At Sequim Food Bank, volunteers, from left, Kevin Wilson, Betty Gwaltyney, Corky Schadler, Melody Wilson, John Matson and Melissa Vemi with Sequim Community Church, worked together to build two planters, fill them with dirt and plant lavender for Sequim Beautiful Day. Not pictured was Steve Gale. (Matthew Nash/Olympic Peninsula News Group)

At Sequim Food Bank, volunteers, from left, Kevin Wilson, Betty Gwaltyney, Corky Schadler, Melody Wilson, John Matson and Melissa Vemi with Sequim Community Church, worked together to build two planters, fill them with dirt and plant lavender for Sequim Beautiful Day. Not pictured was Steve Gale. (Matthew Nash/Olympic Peninsula News Group)

Volunteers enhance Sequim sites for Beautiful Day

SEQUIM — Painting, planting and scrubbing were on the checklists of more than 100 volunteers for Sequim Beautiful Day.

The fifth annual event on Saturday brought volunteers from churches, civic organizations and businesses to help at Greywolf and Helen Haller Elementary schools, Olympic Christian School, the Sequim unit of the Boys & Girls Clubs of the Olympic Peninsula, Sequim Food Bank and a home on the 300 block of West Alder Street.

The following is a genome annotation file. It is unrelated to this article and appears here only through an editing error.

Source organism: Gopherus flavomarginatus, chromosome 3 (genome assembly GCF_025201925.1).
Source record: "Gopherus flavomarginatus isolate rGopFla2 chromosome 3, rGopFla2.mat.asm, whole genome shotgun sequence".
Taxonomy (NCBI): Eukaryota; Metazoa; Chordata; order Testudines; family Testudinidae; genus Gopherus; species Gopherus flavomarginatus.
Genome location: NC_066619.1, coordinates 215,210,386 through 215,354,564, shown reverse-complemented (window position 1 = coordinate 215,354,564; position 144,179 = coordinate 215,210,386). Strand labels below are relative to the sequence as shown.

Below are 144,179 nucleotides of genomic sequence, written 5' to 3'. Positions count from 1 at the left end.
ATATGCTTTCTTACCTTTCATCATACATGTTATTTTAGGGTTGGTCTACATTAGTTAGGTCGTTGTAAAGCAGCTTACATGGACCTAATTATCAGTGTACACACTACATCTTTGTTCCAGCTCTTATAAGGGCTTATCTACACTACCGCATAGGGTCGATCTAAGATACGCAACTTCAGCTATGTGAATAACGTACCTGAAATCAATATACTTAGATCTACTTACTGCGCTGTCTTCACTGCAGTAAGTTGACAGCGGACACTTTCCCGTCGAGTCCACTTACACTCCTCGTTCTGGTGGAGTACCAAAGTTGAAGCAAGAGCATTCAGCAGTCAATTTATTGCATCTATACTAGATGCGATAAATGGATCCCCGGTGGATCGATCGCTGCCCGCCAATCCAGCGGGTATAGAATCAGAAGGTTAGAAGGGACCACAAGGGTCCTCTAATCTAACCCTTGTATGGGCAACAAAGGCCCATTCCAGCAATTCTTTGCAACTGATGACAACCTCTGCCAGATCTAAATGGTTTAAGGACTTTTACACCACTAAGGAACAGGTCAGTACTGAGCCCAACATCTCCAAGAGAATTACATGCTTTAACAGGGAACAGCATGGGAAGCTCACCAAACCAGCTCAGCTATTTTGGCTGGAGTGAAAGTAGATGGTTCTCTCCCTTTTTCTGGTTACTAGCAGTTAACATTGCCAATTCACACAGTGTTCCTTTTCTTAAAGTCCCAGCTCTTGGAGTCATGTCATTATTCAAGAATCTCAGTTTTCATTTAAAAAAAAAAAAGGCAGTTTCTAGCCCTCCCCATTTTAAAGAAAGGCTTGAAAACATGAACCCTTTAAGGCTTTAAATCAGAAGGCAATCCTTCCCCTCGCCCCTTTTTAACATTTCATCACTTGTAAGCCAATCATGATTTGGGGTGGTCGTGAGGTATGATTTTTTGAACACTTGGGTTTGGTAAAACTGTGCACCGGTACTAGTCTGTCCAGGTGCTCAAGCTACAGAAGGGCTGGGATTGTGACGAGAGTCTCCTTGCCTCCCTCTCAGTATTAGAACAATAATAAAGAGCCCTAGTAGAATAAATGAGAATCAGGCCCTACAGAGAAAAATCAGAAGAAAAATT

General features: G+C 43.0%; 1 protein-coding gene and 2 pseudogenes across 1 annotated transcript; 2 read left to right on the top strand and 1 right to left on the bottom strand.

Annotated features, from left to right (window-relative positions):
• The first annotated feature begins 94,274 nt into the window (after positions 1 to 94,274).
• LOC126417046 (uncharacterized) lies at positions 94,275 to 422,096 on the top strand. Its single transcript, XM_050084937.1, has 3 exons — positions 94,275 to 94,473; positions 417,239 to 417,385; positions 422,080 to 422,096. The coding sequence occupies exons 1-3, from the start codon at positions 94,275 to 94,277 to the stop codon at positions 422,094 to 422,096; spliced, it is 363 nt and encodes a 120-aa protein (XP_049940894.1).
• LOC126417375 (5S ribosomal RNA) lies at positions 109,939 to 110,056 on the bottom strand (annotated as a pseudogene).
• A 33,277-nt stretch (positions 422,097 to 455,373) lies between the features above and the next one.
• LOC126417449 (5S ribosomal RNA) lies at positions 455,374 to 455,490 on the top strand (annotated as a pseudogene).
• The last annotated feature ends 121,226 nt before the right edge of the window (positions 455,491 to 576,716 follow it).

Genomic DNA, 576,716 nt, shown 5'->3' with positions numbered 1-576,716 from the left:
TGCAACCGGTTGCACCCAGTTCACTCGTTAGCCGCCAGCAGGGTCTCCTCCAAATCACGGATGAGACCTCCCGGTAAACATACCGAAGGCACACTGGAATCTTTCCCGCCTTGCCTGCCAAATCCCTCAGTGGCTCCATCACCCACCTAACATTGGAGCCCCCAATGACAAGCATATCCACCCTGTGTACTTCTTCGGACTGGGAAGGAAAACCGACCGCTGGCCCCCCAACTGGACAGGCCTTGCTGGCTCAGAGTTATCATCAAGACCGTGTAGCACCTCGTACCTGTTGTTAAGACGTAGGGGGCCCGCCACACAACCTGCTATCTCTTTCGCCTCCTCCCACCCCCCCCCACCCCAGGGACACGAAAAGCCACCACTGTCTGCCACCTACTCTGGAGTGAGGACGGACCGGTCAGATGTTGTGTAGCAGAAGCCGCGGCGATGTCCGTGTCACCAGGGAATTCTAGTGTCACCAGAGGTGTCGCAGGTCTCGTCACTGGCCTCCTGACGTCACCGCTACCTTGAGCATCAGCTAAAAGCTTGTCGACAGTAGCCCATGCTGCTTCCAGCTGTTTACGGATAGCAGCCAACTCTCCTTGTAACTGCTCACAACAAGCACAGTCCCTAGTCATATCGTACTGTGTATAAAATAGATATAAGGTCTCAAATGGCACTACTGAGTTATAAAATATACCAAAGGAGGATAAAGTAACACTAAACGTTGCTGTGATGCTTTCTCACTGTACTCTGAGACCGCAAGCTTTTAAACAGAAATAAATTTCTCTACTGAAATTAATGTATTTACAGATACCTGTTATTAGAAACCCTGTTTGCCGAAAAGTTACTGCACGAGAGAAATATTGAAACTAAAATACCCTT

Some of the projects were painting the Helen Haller Elementary School cafeteria and making general yard improvements at some sites. Volunteers joined work in progress by the Sequim Sunrise Rotary and Habitat for Humanity of Clallam County at the Alder Street house to clean flower beds, plant fruit trees and paint the exterior.

Eric Mahnerd with Sequim Sunrise Rotary said the club’s volunteers had 134 hours into the project leading up to Saturday’s event, and members anticipate about another 50 hours to finish repairs and replace the deck.

The project was funded by a Rotary District grant in partnership with Sequim Sunrise Rotary, and it also served in conjunction with the Rotarians’ Earth Day Project, said Rotarian Becki Roberts.

Beautiful Day started in the Silicon Valley region in 2004 by churches and various partners to help their community, and the idea was brought to Sequim in 2017 with a two-year break during the COVID-19 pandemic.

Participating churches were Calvary Chapel Sequim, Dungeness Community Church, Sequim Community Church and Sequim Valley Foursquare. Rotarians, Habitat for Humanity volunteers and members of the Michael Trebert Chapter of the Daughters of the American Revolution also helped.

After painting a Boys & Girls Club bathroom, Rebecca Tenzythoff with Sequim Community Church said it was her first time helping with the event and found it to be a good opportunity to show how local agencies/groups need volunteers year-round.

“People just need to reach out, whether with a church or not,” she said.

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